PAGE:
eCommerce Holiday Readiness, Part One: Can Your Customer Service Handle Peak Season?

Holiday Readiness Part 1

Welcome to the first installment of our eCommerce Holiday Readiness blog series!

As we approach peak season, there are a few questions that all retailers are likely asking themselves: How is my supply chain? Will I be able to get goods to customers on time? Will my inventory hold up? Can my company provide customer service during peak season? In part one of our three-part series, we strive to help you answer these important questions and bring you one step closer to a successful holiday season.

While it’s not as obvious as a supply chain meltdown, a lack of customer care representatives can become a pressing issue during peak seasons. If you don’t prepare your customer care teams for spikes in demand and amounts of traffic higher than your annual averages, you may have trouble dealing with the influx of customer questions, comments and complaints surrounding peak season.

Of course, your organization may not have the funds or personnel to pour into a surge near the end of the year. That’s one sign that it may be time to partner with a third-party logistics provider, adding a large and experienced team for a more reasonable price than building the same kind of infrastructure in-house. Whichever approach you do take, it’s important to act quickly; losing sales due to busy customer representatives is a serious yet avoidable problem.

Important Elements of Customer Service

As an eCommerce retailer, you have a variety of customer service and care needs. If your company can’t meet these requirements at peak season – or, worse, can’t meet them now – it’s a clear sign that it’s time for action. For instance, Customer Think recently underlined the importance of being ready to answer shoppers’ questions across many different platforms and devices.

This is a simple extension of omnichannel retail – people are buying items through traditional websites, via mobile storefronts or in-person for brands that have both physical and digital stores. Customer care features must follow them into these different channels.

Being proactive is key: Present answers before questions have even been asked and strive to be as helpful as possible through social media. Implementing new self-service features that minimize customer effort for common actions is also a positive step. Being inflexible or behind the times can limit your brand’s appeal, especially at peak times when tension may be running high.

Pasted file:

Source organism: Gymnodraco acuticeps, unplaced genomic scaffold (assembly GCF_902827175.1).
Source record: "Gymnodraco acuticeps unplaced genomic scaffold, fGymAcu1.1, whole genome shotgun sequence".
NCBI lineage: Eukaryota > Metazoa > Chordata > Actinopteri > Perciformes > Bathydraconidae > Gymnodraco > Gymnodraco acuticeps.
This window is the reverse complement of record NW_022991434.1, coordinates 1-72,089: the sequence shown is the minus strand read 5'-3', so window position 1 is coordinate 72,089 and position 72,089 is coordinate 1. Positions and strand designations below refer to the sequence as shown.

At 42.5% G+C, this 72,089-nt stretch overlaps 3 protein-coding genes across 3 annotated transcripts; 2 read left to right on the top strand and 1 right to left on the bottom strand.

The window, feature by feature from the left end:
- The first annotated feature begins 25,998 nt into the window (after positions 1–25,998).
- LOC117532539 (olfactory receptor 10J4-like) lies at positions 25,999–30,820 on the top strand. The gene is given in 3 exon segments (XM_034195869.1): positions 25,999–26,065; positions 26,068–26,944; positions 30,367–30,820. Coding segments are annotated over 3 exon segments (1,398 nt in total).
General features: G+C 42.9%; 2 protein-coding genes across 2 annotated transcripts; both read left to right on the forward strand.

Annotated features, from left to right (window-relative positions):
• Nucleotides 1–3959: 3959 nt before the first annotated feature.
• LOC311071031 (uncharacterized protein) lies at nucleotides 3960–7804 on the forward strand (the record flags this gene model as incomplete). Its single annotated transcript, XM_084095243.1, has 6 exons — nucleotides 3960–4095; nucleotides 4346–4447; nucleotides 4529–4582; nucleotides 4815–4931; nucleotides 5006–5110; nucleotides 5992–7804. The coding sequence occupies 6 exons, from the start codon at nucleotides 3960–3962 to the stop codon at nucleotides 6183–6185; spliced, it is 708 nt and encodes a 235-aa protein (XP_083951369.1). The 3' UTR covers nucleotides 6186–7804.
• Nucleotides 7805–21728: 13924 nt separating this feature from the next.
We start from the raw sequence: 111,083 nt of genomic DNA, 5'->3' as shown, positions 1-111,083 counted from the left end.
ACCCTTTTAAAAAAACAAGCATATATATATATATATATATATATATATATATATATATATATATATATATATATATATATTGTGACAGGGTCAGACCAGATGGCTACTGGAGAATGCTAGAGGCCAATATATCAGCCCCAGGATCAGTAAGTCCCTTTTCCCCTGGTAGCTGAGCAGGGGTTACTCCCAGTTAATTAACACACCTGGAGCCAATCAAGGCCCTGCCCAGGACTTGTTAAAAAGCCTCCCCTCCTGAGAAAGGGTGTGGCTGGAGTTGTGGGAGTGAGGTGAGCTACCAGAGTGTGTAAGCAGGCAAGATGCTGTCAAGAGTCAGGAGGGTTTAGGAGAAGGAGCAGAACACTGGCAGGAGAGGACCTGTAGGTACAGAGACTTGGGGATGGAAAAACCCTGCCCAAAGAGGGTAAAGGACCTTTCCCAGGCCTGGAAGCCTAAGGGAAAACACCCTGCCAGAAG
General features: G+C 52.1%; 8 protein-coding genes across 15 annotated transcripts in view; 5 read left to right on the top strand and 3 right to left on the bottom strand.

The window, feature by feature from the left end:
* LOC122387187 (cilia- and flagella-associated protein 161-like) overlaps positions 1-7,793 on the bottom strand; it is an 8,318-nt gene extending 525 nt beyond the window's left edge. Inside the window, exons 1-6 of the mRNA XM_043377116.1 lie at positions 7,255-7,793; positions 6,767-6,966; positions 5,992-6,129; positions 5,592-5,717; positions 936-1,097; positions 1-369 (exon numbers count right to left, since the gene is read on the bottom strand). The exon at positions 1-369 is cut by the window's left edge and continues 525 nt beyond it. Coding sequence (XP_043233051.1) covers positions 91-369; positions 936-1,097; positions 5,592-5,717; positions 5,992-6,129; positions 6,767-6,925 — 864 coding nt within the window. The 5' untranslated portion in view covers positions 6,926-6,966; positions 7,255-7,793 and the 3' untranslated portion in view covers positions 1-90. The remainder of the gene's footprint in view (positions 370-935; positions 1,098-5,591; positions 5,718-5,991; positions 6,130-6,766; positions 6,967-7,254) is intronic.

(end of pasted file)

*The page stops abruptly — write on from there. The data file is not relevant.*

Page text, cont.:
In addition to helpful outreach via social media, you should be ready to initiate live chats when a problem gets particularly tricky. Industry CMO Scott Horn told CIO magazine that the eCommerce experience is better with someone to help troubleshoot specific problems. This may take the form of an automated tool or an individual who is ready with the answers. This can, in Horn’s words, get people “past the hump” of any difficulty that may be putting up a hurdle at the last step before checking out.

Having an entire team ready to deal with customers is ideal. Live-chat agents can be equipped with data-based tools so that they know the likely trouble spots customers are facing. Depending on where the customer is in the buying process, an agent can come through with exactly the right knowledge to dispel any doubts. This hands-on attention may be just the thing to get a stalled interaction back on track.

Having a Peak Season Plan

It’s crucial to figure out whether or not you are ready to provide the above services, even when times get busy at the end of each year. If a key feature, such as live chat or support via social media, becomes slow or unavailable due to a high traffic volume, its benefits could be washed away. If you’re a smaller eCommerce retailers, the problem is especially acute, since you provide services similar to the giants of your industry, but without the staffing and budgetary might behind those corporations. If the undertaking seems too great, you may consider opting for third-party eCommerce solutions.

Whether you make a deal with a partner organization or rally more customer representatives internally, having a plan to face holiday rushes is one of the highest priority items on any eCommerce agenda. This is because, as in any kind of retail, the sales made or lost over the course of those few months at the end of the year will determine whether the company is on the right track. Asking these questions now will save you a lot of trouble down the road.

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